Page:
It used to be that you went to work at 9, left at 6, and started all over again the next day. Late-afternoon dance recital? Skip it or take a day off.

No longer.

Thanks to technology and increasingly progressive workplaces, employees can put in their hours and get their work done, but also have more time and flexibility for childcare and family obligations. And these so-called Flexible Work Arrangements (FWAs) are succeeding; according to a study by the Society for Human Resource Management, 39 percent of firms surveyed said they offer their employees the option to telecommute, and of those, 26 percent found the productivity of employees who previously worked 100 percent onsite had increased, and 32 percent reported absenteeism rates had decreased.

“This approach to work is realistic,” says Hana Ayoub, a professional development coach who previously worked at the investment firm Blackstone Group. “The old-school mentality values ‘safe time’ in an office. The new-school mentality is driven by integrating work and life.”

Of course, a few rules of the road need to be followed to enjoy a good work/life balance, without dropping the ball on work.

They are candid with their employers about what arrangements would be helpful.

Leslie Sakai is a new mother and the controller at UrbanSitter, and she works from home two days a week. She nailed down this arrangement by having a candid conversation with her boss. “It was surprisingly easy,” she says. “When it was time to discuss what returning to work would be like, I openly let her know what I envisioned and we discussed how we could make it work. You won’t know if it’s possible until you ask.”

They make full use of technology that makes working remotely possible.

Sakai and her colleagues rely on Google Hangouts and Skype to conduct video calls and videoconferences when not in the office at the same time. Another must-have? Slack, which is a platform that allows multiple team members to send messages to the group, and share files, so everyone is up to speed on projects at all times. “Technology today makes it easy to stay in contact,” Sakai says. “It was simple to think of solutions to ensure I could participate in meetings and conversations.”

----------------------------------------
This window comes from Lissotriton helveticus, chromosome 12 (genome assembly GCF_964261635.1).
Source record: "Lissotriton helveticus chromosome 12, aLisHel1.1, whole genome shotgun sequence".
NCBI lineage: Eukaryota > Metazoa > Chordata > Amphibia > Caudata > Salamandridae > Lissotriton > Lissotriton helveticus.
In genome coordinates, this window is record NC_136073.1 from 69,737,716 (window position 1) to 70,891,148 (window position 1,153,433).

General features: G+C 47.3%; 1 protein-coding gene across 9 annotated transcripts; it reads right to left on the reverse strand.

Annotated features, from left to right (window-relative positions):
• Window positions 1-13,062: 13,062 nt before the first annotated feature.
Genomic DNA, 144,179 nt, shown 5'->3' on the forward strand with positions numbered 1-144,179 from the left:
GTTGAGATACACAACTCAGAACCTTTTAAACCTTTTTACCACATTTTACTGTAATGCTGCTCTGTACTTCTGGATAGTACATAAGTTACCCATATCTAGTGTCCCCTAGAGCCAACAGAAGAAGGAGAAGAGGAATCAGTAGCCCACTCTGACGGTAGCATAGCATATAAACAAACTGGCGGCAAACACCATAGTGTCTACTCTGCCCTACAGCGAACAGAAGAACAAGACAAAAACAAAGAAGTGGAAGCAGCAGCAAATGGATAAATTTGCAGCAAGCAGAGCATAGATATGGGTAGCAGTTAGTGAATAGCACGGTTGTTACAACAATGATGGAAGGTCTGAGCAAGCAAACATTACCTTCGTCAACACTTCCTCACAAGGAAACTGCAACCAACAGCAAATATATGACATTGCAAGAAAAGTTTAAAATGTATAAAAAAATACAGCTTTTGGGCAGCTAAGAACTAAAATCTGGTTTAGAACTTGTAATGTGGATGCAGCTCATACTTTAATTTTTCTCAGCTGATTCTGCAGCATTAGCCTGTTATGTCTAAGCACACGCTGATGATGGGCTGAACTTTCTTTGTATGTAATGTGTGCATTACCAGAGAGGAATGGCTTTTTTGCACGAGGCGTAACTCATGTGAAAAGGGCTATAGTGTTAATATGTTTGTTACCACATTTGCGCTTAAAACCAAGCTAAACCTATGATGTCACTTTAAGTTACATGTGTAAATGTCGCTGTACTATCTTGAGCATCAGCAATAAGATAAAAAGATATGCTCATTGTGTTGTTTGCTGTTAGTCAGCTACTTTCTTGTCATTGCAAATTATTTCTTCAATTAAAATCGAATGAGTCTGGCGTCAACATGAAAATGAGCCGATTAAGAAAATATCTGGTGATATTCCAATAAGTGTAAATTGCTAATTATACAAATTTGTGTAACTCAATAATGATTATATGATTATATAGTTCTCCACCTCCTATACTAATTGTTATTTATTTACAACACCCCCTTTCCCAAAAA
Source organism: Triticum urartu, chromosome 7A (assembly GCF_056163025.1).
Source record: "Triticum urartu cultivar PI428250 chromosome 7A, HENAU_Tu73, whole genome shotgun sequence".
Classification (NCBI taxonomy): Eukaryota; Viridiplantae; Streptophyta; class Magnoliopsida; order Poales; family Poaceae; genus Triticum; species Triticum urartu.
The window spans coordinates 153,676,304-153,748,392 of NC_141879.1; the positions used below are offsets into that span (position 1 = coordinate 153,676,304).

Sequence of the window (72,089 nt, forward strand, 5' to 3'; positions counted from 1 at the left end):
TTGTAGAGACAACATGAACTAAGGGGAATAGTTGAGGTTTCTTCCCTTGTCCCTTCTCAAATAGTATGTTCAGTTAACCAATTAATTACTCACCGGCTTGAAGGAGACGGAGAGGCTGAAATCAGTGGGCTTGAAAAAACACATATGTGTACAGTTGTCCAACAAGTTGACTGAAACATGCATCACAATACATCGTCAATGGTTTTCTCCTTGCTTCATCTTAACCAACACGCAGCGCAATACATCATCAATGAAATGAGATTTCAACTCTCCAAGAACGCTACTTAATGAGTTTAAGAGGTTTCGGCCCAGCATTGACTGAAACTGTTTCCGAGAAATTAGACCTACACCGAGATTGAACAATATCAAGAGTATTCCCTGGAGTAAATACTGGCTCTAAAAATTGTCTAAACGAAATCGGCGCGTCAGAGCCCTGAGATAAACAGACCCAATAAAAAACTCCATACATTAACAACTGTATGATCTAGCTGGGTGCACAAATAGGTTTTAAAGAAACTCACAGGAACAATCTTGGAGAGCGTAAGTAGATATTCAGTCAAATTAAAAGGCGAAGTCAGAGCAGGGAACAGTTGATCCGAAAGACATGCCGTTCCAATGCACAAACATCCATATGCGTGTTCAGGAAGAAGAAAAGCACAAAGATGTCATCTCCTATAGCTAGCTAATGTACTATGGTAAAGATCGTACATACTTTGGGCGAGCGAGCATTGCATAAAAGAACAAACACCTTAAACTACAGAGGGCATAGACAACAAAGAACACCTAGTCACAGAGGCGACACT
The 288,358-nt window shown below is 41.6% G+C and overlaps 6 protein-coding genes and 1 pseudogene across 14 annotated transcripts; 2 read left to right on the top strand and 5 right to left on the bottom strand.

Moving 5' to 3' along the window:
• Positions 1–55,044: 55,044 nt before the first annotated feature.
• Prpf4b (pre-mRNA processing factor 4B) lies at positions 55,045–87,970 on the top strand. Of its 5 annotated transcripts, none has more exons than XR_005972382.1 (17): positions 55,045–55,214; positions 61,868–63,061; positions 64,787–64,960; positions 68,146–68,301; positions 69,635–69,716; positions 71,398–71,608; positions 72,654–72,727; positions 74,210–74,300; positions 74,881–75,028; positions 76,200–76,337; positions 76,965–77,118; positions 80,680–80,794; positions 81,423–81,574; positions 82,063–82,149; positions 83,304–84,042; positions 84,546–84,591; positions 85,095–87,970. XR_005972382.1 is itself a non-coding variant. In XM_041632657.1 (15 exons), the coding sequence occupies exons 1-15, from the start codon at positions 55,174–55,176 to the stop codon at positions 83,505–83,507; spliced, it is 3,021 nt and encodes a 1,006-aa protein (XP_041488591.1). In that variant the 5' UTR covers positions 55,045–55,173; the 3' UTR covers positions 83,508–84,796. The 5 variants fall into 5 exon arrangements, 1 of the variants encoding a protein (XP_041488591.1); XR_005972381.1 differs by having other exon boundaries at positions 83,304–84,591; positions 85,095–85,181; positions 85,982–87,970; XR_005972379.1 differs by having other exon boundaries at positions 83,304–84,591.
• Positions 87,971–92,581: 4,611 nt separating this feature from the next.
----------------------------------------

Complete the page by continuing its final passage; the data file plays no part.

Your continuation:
They leave the office when they need to, and check in later.

Make no mistake: No one is skipping out at 3 p.m. to put a roast in the oven. But in many workplaces, working parents don’t have to stay until 7 p.m. just because that’s what most of their colleagues do. “People can say, ‘Hey, it’s 5 o’clock, I want to make it home for dinner and bathtime with my kids. I’ll check back in at 8 o’clock,” Ayoub says. “The focus is on the result of the work rather than the time you spent at the office.”

They make their availability—and their boundaries—crystal clear.

When you’re out of the office during traditional work hours, you can’t over-communicate how you can be reached. “The key is being super clear with people—where you are, what your response times are going to be, how to reach you,” says Caroline Webb, the author of How to Have a Good Day: Harness the Power of Behavioral Science to Transform Your Working Life. “You can substitute feeling like you always need to be available, for clarity around when you’ll be available.”

They understand that there’s a give-and-take.

Having a more flexible workday may also mean working at times that you wouldn’t otherwise, like before your kids wake up on weekdays or weekend afternoons. “It’s an ongoing effort with a constant prioritization and re-prioritization,” Ayoub says. “No two days or weeks are going to look the same. Sometimes your family responsibilities will need you more. Other weeks, you’ll have business travel or events after work.”

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